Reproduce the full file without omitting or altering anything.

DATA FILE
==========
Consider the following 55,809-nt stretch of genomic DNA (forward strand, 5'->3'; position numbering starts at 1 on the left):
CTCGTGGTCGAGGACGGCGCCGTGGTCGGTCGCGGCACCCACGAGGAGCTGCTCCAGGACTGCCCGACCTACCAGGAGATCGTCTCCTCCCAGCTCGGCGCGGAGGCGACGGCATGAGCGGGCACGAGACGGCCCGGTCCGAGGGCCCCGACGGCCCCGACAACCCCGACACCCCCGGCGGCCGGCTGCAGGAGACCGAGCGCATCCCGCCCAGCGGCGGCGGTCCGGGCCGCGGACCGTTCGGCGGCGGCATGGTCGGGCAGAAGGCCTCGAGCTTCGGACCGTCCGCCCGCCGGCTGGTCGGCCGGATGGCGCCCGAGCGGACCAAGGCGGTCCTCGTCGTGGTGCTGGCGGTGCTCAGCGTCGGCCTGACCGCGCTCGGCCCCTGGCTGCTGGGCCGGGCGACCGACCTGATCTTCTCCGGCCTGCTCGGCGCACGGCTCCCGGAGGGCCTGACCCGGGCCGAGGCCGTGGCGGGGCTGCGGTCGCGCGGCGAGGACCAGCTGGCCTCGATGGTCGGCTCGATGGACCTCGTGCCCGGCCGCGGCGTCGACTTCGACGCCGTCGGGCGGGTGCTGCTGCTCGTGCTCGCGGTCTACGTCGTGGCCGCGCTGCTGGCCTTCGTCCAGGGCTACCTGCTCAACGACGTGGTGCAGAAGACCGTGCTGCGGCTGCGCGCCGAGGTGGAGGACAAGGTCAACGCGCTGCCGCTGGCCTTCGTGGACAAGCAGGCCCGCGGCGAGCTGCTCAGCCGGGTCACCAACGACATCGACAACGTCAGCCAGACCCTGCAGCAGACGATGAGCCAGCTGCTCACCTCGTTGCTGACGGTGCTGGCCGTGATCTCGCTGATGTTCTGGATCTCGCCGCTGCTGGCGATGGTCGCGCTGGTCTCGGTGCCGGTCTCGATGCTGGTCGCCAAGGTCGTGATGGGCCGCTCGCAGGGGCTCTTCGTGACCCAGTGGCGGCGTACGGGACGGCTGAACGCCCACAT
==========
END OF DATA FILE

Consider the following 55,809-nt stretch of genomic DNA (forward strand, 5'->3'; position numbering starts at 1 on the left):
CTCGTGGTCGAGGACGGCGCCGTGGTCGGTCGCGGCACCCACGAGGAGCTGCTCCAGGACTGCCCGACCTACCAGGAGATCGTCTCCTCCCAGCTCGGCGCGGAGGCGACGGCATGAGCGGGCACGAGACGGCCCGGTCCGAGGGCCCCGACGGCCCCGACAACCCCGACACCCCCGGCGGCCGGCTGCAGGAGACCGAGCGCATCCCGCCCAGCGGCGGCGGTCCGGGCCGCGGACCGTTCGGCGGCGGCATGGTCGGGCAGAAGGCCTCGAGCTTCGGACCGTCCGCCCGCCGGCTGGTCGGCCGGATGGCGCCCGAGCGGACCAAGGCGGTCCTCGTCGTGGTGCTGGCGGTGCTCAGCGTCGGCCTGACCGCGCTCGGCCCCTGGCTGCTGGGCCGGGCGACCGACCTGATCTTCTCCGGCCTGCTCGGCGCACGGCTCCCGGAGGGCCTGACCCGGGCCGAGGCCGTGGCGGGGCTGCGGTCGCGCGGCGAGGACCAGCTGGCCTCGATGGTCGGCTCGATGGACCTCGTGCCCGGCCGCGGCGTCGACTTCGACGCCGTCGGGCGGGTGCTGCTGCTCGTGCTCGCGGTCTACGTCGTGGCCGCGCTGCTGGCCTTCGTCCAGGGCTACCTGCTCAACGACGTGGTGCAGAAGACCGTGCTGCGGCTGCGCGCCGAGGTGGAGGACAAGGTCAACGCGCTGCCGCTGGCCTTCGTGGACAAGCAGGCCCGCGGCGAGCTGCTCAGCCGGGTCACCAACGACATCGACAACGTCAGCCAGACCCTGCAGCAGACGATGAGCCAGCTGCTCACCTCGTTGCTGACGGTGCTGGCCGTGATCTCGCTGATGTTCTGGATCTCGCCGCTGCTGGCGATGGTCGCGCTGGTCTCGGTGCCGGTCTCGATGCTGGTCGCCAAGGTCGTGATGGGCCGCTCGCAGGGGCTCTTCGTGACCCAGTGGCGGCGTACGGGACGGCTGAACGCCCACAT